(For the record, sentences in the form "John was running as fast as he could, but the bear was still faster!" are NOT in passive voice!)


I suspect the judge took to heart the advice to look critically at auxiliary and linking verbs - and 'to be' in all its forms is the commonest - and replace them with stronger ones where possible. Strong, direct verbs grab the reader's attention. 

Of course, not all use of auxiliary and linking verbs is passive, and maybe she should have said instead: 'Look hard at your text for the distribution of weak and strong verbs and think about tipping the balance to get maximum impact.'

(I do understand that 'John was running' is in active voice, but 'John ran' is stronger.)

But not in the same tense.  "John was running along the meadow when the bear jumped out at him" and "John ran along the meadow..." are two different things, and neither has to do with passive or active voice.  Too much passive voice is something a lot of beginning writers have a hard time with, though, so it's one of the more common pieces of writing advice out there - and there are quite a few not-really-new-anymore writers who know not to do it, but are a bit fuzzy on what exactly it is.  I'm guessing this judge was one of that number.

In your new sentence it's quite clear that 'was running' is in the past continuous tense and yes, in the new sentence that form is perfectly correct and the two verb forms are quite different.  I don't think you had quite the same context, though, in the first example you gave, where the simple past would be stronger.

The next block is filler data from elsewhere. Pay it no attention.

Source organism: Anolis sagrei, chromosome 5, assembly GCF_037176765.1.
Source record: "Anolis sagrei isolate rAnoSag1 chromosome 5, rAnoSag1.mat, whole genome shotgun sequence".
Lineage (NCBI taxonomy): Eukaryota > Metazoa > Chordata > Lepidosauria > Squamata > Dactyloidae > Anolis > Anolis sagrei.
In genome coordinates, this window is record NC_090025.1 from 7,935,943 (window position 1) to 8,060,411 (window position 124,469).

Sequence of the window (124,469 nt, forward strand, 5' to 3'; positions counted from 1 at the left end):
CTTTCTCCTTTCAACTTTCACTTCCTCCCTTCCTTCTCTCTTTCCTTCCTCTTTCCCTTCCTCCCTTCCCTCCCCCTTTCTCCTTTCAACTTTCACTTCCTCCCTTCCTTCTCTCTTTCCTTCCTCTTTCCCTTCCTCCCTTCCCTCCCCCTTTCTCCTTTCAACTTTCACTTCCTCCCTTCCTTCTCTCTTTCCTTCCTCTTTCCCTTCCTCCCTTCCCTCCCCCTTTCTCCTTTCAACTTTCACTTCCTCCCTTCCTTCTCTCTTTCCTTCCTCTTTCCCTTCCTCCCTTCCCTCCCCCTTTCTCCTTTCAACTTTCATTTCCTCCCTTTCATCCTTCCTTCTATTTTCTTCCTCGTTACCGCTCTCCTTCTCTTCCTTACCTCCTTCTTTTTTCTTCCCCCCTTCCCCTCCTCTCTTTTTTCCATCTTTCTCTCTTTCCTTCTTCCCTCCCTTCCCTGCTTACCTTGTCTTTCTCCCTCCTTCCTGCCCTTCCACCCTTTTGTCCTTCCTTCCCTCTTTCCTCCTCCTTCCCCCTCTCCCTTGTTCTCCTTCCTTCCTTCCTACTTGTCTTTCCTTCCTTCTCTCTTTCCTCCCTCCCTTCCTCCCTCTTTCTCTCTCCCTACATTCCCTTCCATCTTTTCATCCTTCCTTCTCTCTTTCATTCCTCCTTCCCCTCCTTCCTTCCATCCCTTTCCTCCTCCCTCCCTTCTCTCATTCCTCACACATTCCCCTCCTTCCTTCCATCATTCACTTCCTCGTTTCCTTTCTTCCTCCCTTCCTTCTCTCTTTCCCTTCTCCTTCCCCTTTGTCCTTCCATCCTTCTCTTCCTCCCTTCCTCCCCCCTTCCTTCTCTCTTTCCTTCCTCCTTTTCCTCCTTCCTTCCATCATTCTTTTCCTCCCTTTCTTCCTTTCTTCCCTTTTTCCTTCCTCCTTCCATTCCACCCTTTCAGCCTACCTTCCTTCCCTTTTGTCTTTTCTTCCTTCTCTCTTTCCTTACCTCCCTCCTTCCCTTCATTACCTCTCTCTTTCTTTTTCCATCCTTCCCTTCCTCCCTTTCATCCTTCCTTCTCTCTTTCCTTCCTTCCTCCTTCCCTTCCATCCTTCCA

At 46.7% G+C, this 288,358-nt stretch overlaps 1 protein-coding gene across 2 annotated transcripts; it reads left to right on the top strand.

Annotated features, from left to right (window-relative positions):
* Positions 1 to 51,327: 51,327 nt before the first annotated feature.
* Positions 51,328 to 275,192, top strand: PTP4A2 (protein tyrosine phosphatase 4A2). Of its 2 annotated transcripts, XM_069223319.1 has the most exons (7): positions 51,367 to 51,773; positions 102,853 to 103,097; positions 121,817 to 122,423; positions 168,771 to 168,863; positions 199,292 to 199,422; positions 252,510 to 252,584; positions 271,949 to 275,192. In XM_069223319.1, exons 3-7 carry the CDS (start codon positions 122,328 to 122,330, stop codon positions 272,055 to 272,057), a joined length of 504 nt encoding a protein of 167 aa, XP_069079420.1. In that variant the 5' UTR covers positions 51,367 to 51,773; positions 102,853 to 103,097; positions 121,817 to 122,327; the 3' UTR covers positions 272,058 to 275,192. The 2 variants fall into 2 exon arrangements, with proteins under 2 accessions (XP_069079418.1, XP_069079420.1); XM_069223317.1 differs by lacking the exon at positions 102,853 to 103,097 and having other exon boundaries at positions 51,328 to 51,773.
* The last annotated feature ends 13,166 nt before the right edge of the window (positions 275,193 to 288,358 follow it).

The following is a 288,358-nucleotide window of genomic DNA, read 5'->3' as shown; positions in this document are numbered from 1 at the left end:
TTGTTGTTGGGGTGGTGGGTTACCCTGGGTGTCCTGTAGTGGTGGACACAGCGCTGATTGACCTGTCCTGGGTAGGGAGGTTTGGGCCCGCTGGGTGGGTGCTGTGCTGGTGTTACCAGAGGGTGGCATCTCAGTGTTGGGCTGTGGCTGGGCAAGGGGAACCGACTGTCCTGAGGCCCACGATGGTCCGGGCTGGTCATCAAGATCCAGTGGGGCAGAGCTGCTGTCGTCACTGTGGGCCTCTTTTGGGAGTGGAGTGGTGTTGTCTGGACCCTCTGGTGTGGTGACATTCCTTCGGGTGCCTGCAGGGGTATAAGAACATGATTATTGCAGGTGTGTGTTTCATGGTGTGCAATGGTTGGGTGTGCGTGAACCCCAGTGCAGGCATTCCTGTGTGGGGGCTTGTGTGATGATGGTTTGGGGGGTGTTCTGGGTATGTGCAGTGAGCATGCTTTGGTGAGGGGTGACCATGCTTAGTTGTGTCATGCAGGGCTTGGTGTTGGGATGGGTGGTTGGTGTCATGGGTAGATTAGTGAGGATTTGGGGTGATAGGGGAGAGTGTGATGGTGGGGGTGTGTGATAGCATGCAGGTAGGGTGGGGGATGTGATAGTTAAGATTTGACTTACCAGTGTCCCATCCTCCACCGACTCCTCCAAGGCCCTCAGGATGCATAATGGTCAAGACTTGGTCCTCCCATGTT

I've been writing for years and this is still something I approach critically in my own work at the first and second edits!
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Elisabunny

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Re: Grammar and spellling that make you twitch
« Reply #333 on: October 26, 2013, 04:58:11 PM »
We are at Children's Hospital for LittleBunny's bone marrow transplant.  Down in the lobby, there is a box of knit hats with a sign on it.  The sign reads, "Children love new warm hats!  Please help yourself's.".  :o


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Elfmama

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Re: Grammar and spellling that make you twitch
« Reply #334 on: October 26, 2013, 08:40:22 PM »
We are at Children's Hospital for LittleBunny's bone marrow transplant.  Down in the lobby, there is a box of knit hats with a sign on it.  The sign reads, "Children love new warm hats!  Please help yourself's.".  :o
Best of luck and hugs for you and LittleBunny.
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amylouky

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Re: Grammar and spellling that make you twitch